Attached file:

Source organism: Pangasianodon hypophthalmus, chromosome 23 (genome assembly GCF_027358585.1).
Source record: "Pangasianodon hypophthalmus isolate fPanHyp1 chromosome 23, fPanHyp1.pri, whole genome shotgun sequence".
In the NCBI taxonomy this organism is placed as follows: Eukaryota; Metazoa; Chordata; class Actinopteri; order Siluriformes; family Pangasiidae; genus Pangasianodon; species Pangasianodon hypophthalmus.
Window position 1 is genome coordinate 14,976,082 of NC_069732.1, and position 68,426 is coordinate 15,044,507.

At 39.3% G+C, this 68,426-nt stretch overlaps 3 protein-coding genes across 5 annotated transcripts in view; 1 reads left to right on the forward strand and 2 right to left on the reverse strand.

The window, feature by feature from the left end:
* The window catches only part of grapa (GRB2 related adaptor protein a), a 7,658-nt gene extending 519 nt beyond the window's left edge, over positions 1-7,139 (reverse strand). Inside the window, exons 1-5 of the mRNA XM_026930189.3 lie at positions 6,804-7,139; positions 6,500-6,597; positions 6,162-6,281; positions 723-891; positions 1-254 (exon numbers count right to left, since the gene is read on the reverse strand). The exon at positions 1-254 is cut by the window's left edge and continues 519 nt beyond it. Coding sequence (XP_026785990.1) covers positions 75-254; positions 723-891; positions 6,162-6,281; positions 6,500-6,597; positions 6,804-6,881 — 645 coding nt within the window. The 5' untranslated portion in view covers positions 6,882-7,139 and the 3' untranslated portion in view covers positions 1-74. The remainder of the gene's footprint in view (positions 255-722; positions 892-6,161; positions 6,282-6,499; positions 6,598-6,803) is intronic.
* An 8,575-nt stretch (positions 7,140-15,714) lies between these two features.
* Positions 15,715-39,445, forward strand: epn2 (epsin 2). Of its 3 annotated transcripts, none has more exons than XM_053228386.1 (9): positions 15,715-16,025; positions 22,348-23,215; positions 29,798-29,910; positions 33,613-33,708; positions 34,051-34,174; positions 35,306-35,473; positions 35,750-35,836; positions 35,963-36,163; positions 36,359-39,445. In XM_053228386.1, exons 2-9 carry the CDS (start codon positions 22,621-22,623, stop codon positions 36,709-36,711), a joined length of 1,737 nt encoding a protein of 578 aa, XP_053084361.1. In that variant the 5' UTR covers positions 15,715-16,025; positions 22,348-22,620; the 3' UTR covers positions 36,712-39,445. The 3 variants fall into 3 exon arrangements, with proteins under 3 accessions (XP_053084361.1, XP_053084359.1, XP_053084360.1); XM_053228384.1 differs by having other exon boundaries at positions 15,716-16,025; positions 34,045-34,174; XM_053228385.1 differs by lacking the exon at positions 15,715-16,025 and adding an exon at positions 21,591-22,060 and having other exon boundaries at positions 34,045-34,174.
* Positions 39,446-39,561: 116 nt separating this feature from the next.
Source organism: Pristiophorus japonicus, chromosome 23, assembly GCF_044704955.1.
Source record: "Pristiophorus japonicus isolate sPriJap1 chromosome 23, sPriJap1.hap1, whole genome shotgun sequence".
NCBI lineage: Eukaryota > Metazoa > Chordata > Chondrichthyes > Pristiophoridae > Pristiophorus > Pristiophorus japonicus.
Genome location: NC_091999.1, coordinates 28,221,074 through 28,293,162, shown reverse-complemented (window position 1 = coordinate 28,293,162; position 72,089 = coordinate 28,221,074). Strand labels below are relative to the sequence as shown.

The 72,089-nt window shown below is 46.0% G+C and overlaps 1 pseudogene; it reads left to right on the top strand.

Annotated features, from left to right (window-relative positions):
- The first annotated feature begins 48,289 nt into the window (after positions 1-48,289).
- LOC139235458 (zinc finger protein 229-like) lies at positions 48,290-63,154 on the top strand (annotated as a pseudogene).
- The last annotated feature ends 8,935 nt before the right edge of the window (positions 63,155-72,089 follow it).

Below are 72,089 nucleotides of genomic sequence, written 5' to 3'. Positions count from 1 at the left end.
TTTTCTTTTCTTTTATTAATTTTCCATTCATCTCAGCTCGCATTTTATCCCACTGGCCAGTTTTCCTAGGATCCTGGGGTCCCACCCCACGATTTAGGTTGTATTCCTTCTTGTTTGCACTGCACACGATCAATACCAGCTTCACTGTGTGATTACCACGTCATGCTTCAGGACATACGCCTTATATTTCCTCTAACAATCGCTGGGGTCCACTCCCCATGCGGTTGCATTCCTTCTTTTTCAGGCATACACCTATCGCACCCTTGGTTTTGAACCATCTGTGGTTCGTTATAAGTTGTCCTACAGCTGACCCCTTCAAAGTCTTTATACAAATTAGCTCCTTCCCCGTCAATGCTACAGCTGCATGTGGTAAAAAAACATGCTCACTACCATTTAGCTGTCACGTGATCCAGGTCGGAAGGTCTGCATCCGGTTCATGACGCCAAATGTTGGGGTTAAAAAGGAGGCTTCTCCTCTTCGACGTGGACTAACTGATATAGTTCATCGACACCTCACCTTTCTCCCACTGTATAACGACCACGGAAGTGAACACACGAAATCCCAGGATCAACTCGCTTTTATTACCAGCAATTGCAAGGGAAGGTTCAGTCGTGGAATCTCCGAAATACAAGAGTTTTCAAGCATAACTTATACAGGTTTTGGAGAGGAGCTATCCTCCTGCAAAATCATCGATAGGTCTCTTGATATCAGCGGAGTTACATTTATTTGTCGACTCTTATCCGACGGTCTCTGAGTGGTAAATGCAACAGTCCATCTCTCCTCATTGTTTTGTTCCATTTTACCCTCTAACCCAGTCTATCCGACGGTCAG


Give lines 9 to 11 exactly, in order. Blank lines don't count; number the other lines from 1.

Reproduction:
* Positions 15,715-39,445, forward strand: epn2 (epsin 2). Of its 3 annotated transcripts, none has more exons than XM_053228386.1 (9): positions 15,715-16,025; positions 22,348-23,215; positions 29,798-29,910; positions 33,613-33,708; positions 34,051-34,174; positions 35,306-35,473; positions 35,750-35,836; positions 35,963-36,163; positions 36,359-39,445. In XM_053228386.1, exons 2-9 carry the CDS (start codon positions 22,621-22,623, stop codon positions 36,709-36,711), a joined length of 1,737 nt encoding a protein of 578 aa, XP_053084361.1. In that variant the 5' UTR covers positions 15,715-16,025; positions 22,348-22,620; the 3' UTR covers positions 36,712-39,445. The 3 variants fall into 3 exon arrangements, with proteins under 3 accessions (XP_053084361.1, XP_053084359.1, XP_053084360.1); XM_053228384.1 differs by having other exon boundaries at positions 15,716-16,025; positions 34,045-34,174; XM_053228385.1 differs by lacking the exon at positions 15,715-16,025 and adding an exon at positions 21,591-22,060 and having other exon boundaries at positions 34,045-34,174.
* Positions 39,446-39,561: 116 nt separating this feature from the next.
Source organism: Pristiophorus japonicus, chromosome 23, assembly GCF_044704955.1.